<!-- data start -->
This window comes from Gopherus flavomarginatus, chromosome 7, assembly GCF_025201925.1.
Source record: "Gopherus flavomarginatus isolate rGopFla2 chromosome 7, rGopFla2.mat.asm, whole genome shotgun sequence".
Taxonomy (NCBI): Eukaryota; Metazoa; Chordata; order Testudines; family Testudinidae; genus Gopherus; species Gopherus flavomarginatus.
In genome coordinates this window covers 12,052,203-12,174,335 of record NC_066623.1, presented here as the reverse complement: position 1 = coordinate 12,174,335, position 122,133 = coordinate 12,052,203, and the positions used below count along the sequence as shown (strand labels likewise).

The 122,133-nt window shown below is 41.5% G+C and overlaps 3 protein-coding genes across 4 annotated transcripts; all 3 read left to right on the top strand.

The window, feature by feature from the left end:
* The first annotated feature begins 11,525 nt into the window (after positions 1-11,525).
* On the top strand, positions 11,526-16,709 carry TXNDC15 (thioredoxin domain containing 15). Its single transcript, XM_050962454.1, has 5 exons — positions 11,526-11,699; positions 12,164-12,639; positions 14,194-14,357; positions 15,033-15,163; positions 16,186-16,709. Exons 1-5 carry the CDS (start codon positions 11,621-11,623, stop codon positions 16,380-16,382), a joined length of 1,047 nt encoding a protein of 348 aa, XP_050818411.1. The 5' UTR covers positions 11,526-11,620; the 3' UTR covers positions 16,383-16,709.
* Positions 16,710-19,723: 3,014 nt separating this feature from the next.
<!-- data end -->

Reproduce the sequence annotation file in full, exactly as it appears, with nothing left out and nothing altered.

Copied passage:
This window comes from Gopherus flavomarginatus, chromosome 7, assembly GCF_025201925.1.
Source record: "Gopherus flavomarginatus isolate rGopFla2 chromosome 7, rGopFla2.mat.asm, whole genome shotgun sequence".
Taxonomy (NCBI): Eukaryota; Metazoa; Chordata; order Testudines; family Testudinidae; genus Gopherus; species Gopherus flavomarginatus.
In genome coordinates this window covers 12,052,203-12,174,335 of record NC_066623.1, presented here as the reverse complement: position 1 = coordinate 12,174,335, position 122,133 = coordinate 12,052,203, and the positions used below count along the sequence as shown (strand labels likewise).

The 122,133-nt window shown below is 41.5% G+C and overlaps 3 protein-coding genes across 4 annotated transcripts; all 3 read left to right on the top strand.

The window, feature by feature from the left end:
* The first annotated feature begins 11,525 nt into the window (after positions 1-11,525).
* On the top strand, positions 11,526-16,709 carry TXNDC15 (thioredoxin domain containing 15). Its single transcript, XM_050962454.1, has 5 exons — positions 11,526-11,699; positions 12,164-12,639; positions 14,194-14,357; positions 15,033-15,163; positions 16,186-16,709. Exons 1-5 carry the CDS (start codon positions 11,621-11,623, stop codon positions 16,380-16,382), a joined length of 1,047 nt encoding a protein of 348 aa, XP_050818411.1. The 5' UTR covers positions 11,526-11,620; the 3' UTR covers positions 16,383-16,709.
* Positions 16,710-19,723: 3,014 nt separating this feature from the next.